I found this article over at Ars Technica interesting and worth reading. The article describes an ongoing "discussion" between the carrier BT and the content provider BBC. BT is using tier-based categories to implement a price discrimination. While this is normal in telecom (and arguably necessary since these industries have marginal costs below average costs), the challenge is that the consequence of this (bandwidth limitation, in this case) affects the business of content providers (in this case BBC).
What is interesting about this is that there is a problem of joint action by parties with competing interests. BT has to make substantial investments to enable access to broadband content, so it is hard to argue against their right to earn a reasonable return on this investment. At the same time, BT needs content providers (like the BBC) to develop compelling programming so that users will find it worthwhile to pay for the investment. The BBC wants to have its programming available to as many viewers as possible (to maximize their returns) at the highest quality level possible.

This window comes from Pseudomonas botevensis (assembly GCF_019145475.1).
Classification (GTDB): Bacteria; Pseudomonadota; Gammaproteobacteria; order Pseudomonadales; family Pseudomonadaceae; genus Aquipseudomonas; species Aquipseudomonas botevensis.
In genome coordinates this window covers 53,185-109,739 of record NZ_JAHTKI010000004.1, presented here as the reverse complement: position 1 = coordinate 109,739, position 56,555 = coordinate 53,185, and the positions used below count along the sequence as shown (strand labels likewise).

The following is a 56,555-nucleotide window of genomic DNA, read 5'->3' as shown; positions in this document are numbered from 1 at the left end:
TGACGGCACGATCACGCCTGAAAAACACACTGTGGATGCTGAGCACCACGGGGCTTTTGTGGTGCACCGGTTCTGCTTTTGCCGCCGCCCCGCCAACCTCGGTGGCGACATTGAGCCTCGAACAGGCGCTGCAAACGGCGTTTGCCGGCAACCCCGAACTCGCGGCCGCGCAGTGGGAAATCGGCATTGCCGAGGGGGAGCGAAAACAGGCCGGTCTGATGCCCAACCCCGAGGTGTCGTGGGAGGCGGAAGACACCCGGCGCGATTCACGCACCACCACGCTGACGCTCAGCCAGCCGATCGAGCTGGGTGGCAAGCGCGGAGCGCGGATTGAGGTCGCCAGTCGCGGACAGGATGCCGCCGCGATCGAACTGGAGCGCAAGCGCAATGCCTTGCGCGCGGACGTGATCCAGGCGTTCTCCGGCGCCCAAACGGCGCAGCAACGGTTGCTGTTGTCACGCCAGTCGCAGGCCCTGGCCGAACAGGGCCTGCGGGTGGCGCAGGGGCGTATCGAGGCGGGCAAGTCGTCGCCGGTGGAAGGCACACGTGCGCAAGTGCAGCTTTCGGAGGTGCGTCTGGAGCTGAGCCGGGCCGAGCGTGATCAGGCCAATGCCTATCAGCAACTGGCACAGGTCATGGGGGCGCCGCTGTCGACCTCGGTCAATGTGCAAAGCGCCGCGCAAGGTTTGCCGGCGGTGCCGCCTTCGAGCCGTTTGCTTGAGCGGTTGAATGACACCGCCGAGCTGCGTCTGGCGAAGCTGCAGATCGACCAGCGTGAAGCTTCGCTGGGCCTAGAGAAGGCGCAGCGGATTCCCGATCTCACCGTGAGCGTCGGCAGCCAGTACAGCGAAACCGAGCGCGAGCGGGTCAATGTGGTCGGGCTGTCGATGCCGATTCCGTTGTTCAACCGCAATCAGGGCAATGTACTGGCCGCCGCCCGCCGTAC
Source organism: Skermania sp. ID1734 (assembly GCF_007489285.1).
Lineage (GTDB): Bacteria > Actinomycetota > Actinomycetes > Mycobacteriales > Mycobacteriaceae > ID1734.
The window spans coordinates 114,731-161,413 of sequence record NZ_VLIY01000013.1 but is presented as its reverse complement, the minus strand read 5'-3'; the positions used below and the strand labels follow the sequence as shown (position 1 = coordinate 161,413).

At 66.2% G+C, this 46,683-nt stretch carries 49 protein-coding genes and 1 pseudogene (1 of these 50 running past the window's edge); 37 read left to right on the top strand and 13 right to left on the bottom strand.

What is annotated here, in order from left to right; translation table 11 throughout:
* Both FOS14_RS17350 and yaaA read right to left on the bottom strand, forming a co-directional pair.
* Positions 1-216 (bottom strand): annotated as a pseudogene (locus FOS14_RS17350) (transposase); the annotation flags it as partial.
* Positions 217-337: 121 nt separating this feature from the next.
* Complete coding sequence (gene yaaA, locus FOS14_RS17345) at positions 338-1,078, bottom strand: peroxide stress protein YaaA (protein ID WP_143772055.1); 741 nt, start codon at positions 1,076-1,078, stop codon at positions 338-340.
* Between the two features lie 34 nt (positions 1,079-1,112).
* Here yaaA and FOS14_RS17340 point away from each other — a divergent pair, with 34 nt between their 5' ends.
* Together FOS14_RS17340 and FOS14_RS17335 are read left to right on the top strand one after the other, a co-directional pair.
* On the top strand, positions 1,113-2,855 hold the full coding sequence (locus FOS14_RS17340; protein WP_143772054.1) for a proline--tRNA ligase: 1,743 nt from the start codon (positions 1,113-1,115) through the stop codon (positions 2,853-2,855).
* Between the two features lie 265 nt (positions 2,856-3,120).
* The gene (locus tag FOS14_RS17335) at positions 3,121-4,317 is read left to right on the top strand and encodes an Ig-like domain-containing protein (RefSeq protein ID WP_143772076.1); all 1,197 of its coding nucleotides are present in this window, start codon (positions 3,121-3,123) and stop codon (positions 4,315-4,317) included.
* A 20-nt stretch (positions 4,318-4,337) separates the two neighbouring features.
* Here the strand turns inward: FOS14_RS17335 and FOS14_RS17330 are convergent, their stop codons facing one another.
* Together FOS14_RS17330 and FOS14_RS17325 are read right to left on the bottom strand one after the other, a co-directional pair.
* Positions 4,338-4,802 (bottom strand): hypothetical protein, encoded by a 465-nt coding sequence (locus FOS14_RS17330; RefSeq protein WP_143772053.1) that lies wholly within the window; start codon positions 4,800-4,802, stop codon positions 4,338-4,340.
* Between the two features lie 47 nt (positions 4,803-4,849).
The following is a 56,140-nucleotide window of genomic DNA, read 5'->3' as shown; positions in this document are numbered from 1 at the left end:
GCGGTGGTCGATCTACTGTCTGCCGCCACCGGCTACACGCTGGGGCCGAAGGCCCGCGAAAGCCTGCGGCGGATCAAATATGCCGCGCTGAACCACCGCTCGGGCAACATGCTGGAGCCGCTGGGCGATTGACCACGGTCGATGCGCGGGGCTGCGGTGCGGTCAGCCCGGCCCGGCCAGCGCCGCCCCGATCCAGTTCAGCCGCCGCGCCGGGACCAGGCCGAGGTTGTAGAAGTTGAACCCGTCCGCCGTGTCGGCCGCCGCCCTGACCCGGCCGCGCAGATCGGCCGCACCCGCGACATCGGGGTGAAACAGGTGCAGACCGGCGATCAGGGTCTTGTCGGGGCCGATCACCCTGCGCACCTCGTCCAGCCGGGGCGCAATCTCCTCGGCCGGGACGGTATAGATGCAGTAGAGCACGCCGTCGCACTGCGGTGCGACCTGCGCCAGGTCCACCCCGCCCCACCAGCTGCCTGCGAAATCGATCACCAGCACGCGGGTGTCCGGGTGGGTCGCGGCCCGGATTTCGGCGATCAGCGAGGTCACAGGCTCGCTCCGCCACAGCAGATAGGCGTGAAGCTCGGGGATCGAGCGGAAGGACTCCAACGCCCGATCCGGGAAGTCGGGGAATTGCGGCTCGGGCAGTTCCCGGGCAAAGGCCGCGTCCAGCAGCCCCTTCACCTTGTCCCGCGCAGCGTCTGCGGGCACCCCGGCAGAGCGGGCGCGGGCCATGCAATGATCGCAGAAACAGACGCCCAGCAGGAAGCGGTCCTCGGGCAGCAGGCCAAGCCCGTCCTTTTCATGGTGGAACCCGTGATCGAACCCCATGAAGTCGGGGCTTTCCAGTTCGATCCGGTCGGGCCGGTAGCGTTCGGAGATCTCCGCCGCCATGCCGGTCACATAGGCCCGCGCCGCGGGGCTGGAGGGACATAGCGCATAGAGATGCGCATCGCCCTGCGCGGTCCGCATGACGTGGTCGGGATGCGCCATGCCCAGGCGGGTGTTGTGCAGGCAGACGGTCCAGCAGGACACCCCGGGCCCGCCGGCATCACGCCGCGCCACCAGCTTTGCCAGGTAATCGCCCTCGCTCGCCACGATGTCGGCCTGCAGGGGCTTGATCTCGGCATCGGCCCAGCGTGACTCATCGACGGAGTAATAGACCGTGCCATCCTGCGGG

So, BT wants broadband prices on the higher side to maximize its benefits whereas BBC wants them on the lower side to maximize theirs. It appears that BT has set its lowest tier such that viewers can see the BBC content at its basic level of quality. Higher quality levels (which require more bandwidth) require a higher monthly fee
While I am not an economist, this seems to be a bargaining problem of the kind discussed by Oliver Williamson (and Ronald Coase, for that matter). Thus, either we see an allocation of rights and costs that is socially efficent (Coase, in the absence of transaction costs) or we see vertical integration (Williamson, in the presence of high transaction costs) or government intervention (to reduce transaction costs).